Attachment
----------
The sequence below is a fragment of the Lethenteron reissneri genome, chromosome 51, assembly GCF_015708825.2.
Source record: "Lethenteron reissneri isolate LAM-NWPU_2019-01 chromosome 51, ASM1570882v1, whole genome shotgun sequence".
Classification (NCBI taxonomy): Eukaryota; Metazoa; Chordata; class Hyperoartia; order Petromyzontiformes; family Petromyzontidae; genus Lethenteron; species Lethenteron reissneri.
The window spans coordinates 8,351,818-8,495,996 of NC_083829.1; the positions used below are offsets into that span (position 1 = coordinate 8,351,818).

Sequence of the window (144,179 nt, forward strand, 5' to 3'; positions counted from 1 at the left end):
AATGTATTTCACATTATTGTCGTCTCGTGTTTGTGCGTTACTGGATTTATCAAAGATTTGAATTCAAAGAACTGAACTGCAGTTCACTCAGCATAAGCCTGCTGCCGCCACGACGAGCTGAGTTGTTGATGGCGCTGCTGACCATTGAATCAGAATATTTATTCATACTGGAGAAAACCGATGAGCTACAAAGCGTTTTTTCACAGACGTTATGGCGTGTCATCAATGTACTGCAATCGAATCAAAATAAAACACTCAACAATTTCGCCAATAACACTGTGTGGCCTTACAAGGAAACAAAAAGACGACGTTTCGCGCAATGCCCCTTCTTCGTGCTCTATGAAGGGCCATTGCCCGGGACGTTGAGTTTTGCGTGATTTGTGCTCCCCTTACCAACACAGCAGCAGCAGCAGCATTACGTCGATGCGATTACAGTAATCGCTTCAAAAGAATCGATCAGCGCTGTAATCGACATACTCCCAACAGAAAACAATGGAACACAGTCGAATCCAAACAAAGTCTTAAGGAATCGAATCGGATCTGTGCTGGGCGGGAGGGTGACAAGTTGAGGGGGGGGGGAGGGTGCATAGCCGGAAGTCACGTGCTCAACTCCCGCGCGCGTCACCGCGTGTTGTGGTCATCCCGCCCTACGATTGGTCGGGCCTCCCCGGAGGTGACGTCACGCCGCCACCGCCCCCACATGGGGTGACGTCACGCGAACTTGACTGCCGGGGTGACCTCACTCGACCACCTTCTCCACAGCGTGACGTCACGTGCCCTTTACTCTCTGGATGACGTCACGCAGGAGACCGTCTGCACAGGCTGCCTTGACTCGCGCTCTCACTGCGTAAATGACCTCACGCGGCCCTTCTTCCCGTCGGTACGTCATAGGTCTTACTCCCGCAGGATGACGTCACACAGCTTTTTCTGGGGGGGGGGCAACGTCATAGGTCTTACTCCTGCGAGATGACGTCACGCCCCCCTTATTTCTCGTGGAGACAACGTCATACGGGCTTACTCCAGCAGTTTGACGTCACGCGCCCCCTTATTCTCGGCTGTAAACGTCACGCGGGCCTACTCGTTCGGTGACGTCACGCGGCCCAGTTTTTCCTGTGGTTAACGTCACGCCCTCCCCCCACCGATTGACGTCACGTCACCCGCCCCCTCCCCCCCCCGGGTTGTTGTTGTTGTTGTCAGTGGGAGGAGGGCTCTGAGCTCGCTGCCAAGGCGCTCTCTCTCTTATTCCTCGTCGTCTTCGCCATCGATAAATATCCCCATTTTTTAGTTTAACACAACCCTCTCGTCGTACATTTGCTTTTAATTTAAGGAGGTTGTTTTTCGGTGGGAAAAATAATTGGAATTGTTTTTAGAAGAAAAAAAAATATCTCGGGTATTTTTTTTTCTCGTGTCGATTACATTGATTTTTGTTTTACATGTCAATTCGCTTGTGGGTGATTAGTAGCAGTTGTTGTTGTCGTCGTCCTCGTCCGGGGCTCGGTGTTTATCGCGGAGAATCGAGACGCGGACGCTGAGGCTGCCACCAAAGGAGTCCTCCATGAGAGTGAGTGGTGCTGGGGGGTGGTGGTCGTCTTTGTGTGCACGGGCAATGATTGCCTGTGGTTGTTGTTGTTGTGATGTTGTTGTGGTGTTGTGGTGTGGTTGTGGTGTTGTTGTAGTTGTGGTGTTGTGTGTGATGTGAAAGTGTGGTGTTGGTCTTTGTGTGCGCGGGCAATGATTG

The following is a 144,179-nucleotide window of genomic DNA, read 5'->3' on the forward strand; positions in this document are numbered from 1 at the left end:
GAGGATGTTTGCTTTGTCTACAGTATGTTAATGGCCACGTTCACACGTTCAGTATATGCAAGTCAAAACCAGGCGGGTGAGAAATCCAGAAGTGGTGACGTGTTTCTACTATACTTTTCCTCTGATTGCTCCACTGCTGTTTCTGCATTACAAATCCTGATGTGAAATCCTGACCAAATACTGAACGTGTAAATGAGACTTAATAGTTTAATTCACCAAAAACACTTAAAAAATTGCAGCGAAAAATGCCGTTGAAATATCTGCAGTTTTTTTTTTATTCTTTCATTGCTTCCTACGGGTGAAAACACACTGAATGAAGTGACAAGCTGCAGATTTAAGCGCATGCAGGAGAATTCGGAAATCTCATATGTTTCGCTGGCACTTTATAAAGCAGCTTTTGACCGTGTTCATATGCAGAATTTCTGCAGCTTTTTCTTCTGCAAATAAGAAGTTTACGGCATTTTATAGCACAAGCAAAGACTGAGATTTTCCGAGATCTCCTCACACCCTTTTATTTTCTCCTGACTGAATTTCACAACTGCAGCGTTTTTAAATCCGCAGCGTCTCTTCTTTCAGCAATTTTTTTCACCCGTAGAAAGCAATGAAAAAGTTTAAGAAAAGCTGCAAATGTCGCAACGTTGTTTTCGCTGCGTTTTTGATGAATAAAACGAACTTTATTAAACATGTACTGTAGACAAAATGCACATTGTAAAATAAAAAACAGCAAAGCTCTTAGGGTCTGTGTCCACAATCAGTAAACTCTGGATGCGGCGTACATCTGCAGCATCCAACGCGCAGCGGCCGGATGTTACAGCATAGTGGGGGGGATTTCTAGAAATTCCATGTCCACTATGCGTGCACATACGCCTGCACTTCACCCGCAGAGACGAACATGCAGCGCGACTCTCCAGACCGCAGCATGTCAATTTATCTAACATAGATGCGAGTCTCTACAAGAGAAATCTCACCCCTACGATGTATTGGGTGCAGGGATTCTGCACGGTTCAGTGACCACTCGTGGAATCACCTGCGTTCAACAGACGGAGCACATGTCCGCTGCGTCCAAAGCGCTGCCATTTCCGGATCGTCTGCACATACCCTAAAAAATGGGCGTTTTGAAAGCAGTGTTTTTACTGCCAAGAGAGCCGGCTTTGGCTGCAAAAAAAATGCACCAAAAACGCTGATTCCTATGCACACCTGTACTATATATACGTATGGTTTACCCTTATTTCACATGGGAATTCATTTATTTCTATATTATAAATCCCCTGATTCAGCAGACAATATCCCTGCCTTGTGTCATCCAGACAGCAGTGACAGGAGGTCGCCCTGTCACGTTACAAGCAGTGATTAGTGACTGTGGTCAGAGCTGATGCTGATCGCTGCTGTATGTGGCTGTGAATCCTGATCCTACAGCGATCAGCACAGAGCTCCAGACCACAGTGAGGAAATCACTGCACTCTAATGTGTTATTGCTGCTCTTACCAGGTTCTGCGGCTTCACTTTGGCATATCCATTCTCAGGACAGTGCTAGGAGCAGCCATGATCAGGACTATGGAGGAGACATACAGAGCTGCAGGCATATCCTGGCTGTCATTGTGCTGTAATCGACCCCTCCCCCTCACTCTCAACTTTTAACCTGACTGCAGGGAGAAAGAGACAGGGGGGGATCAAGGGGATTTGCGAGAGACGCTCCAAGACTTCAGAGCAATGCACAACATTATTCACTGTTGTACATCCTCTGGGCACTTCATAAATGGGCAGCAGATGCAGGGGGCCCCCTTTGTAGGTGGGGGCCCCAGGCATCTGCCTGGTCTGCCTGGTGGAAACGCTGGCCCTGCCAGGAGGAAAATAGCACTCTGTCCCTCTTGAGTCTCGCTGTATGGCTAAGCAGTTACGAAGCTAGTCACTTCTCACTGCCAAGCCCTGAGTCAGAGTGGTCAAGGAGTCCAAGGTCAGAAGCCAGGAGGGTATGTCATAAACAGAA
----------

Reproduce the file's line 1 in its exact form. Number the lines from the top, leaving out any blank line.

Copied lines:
The sequence below is a fragment of the Lethenteron reissneri genome, chromosome 51, assembly GCF_015708825.2.